Throughout 2020 COVID-19 had us hiding out at home, washing our hands, wiping down surfaces and masking up. Quite a bit wasn’t known for some time. We knew about flu-like symptoms and disturbances in smell and taste, but not enough about the full spectrum of effects. A year later now, evidence is emerging about symptoms of the disease beyond those that were initially reported.  Tinnitus, Hearing loss and balance disorders were noted in a review by the Manchester Centre for Audiology and Deafness (ManCAD) of 56 studies published in 2020.  The evidence remains tentative at this stage as it is only based on self-reports of problems. Their conclusion was that “There are multiple reports of audio-vestibular symptoms associated with COVID-19. However, there is a dearth of high-quality studies comparing COVID-19 cases and controls.” Senior Author Kevin Munro, professor of audiology at ManCAD states that there is a need for a carefully designed study to yield high quality data about the apparent association of these symptoms with COVID-19.  Professor Munro is leading a year-long study in the UK comparing control patients with recovered patients who were hospitalized with COVID-19.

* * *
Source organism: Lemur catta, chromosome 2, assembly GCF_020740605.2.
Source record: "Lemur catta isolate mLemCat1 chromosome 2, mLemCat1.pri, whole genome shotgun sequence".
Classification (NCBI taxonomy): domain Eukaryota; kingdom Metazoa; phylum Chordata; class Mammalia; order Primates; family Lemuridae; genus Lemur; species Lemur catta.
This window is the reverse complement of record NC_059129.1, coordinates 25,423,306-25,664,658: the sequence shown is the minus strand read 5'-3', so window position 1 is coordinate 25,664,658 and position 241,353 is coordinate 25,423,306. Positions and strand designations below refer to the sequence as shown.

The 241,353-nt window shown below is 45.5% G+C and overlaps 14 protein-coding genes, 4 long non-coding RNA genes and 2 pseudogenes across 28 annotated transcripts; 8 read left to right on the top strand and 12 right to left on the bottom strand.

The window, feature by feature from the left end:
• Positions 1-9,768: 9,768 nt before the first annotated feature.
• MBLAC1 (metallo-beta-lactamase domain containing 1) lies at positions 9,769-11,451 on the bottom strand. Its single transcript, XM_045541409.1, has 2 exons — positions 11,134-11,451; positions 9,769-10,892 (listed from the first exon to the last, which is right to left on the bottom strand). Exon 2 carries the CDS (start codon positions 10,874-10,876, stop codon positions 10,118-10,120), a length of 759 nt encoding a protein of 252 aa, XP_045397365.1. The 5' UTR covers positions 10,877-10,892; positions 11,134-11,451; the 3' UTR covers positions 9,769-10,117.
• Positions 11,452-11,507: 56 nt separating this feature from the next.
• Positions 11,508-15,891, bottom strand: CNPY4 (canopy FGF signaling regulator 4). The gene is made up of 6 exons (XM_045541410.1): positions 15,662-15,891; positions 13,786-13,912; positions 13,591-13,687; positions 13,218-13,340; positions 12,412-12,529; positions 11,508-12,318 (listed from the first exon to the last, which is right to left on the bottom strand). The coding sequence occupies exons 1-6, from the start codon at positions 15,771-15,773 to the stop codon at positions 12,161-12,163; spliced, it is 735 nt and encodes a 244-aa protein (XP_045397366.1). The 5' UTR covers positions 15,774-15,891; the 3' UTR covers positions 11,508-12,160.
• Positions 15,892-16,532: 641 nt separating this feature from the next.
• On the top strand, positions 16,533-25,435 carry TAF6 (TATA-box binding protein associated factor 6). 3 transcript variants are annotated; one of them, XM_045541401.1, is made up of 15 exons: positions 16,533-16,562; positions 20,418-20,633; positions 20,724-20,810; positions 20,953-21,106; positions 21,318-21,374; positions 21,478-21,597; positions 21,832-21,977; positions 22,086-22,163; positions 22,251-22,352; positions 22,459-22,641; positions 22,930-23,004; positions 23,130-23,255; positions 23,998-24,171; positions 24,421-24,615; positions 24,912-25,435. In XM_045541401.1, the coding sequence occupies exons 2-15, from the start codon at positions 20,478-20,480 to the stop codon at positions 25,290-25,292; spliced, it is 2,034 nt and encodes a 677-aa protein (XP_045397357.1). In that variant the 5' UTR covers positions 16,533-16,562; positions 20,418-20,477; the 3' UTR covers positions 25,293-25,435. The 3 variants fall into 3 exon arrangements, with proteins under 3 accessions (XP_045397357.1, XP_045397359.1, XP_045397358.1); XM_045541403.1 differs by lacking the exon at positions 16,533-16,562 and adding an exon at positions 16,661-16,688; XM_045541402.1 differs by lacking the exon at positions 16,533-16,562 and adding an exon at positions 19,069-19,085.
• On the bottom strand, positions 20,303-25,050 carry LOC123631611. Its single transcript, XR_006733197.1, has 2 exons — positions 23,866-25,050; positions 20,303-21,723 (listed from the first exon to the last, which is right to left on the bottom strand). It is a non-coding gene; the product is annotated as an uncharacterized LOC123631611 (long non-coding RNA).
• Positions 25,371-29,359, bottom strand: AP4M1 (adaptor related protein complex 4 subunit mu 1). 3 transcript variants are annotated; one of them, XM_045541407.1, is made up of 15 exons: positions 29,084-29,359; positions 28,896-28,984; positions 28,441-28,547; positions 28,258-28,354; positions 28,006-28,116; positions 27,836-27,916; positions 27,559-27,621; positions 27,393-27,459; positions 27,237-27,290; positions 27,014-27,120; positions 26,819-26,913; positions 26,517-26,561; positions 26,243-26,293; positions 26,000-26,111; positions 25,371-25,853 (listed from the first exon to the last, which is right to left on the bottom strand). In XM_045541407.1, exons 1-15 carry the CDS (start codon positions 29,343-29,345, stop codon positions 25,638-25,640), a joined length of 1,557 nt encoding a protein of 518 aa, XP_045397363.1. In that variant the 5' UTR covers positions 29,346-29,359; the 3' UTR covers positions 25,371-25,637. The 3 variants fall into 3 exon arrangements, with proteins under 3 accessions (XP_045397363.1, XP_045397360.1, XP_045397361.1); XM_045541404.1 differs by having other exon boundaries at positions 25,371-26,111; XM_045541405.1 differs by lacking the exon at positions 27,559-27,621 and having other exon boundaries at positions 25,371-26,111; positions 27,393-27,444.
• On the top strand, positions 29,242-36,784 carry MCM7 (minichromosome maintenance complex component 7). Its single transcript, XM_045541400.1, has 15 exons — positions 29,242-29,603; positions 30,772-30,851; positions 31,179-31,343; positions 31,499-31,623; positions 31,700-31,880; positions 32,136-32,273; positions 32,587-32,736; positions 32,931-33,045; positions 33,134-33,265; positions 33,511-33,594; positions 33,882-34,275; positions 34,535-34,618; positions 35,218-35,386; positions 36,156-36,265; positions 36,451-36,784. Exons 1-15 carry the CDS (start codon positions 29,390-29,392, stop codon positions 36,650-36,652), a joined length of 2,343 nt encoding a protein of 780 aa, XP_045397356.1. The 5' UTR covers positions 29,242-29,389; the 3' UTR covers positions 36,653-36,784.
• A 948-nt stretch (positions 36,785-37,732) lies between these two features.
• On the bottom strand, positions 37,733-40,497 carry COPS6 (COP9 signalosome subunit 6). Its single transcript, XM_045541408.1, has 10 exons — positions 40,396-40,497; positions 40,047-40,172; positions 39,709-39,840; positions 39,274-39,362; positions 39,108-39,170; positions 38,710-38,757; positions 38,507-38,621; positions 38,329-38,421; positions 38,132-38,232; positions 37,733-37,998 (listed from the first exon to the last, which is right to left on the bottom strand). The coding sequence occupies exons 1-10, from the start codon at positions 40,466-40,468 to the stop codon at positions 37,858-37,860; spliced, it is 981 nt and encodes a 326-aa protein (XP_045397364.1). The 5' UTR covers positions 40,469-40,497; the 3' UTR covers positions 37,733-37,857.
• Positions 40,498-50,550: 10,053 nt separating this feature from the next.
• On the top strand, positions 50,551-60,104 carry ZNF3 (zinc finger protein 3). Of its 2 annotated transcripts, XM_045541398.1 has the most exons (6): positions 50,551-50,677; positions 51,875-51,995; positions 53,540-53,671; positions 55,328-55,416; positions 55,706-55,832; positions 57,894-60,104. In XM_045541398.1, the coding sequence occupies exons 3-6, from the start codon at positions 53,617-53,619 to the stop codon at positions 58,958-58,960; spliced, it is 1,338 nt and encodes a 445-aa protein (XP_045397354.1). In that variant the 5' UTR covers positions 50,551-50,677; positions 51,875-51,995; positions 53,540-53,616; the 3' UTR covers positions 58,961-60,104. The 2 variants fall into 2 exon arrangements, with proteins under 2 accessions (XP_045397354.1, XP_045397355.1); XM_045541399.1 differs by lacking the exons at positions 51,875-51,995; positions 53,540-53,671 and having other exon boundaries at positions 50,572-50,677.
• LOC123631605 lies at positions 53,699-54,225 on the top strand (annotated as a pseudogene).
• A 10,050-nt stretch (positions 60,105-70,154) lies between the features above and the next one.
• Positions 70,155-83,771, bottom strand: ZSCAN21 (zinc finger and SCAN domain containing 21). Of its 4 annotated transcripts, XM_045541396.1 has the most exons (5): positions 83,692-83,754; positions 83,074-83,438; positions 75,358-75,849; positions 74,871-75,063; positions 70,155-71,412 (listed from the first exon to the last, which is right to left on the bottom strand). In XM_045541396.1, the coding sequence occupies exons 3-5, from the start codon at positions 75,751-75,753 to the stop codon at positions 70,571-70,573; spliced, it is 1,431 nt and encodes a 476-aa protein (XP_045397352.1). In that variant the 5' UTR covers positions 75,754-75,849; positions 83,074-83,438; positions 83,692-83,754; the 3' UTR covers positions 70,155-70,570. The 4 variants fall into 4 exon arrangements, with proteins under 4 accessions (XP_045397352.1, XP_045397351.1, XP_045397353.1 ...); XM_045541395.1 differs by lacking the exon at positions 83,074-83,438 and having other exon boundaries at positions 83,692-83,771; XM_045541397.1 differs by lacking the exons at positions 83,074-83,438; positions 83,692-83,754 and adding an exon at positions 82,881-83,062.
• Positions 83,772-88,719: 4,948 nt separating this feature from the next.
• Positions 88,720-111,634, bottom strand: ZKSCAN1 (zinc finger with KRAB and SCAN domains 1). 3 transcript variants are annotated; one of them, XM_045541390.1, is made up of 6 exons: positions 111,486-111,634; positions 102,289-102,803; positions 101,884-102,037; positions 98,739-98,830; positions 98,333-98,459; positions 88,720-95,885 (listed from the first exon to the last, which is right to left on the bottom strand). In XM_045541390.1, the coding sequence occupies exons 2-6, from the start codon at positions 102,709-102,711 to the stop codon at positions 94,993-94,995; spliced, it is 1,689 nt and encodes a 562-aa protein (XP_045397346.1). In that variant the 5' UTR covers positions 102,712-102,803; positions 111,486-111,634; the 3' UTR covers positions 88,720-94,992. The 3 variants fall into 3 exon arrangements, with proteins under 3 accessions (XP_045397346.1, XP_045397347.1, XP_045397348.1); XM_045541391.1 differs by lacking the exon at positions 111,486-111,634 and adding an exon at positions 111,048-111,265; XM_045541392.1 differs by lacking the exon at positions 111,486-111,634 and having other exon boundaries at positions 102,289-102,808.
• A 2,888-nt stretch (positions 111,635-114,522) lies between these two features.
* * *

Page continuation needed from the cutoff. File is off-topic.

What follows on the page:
Why does this disease apparently cause hearing and balance problems and tinnitus?  We have learned that the damage caused by COVID-19 can go beyond respiratory problems to immune reactions causing inflammation, and circulatory complications that may damage wide ranging sensory systems in the body.  The problems may result from direct viral infections of the ear and connecting nerve pathways, excessive cytokine production causing inflammation, or blood clots in pathways supporting delicate structures of the inner ear.

As more is learned about the nature and extent of the association of these symptoms with the disease, a better understanding of the root causes of the symptoms will emerge, bringing possible treatments into practice.

What should you do if you have had COVID-19 and think you may have trouble hearing or a change in tinnitus? Proactively scheduling a hearing check will establish an objective level to inform your physician and you about your hearing and establish a baseline for comparison in the future if necessary.

Ibrahim Almufarrij & Kevin J. Munro (2021): One year on: an updated systematic review of SARS-CoV-2, COVID-19 and audio-vestibular symptoms, International Journal of Audiology, DOI: 10.1080/14992027.2021.1896793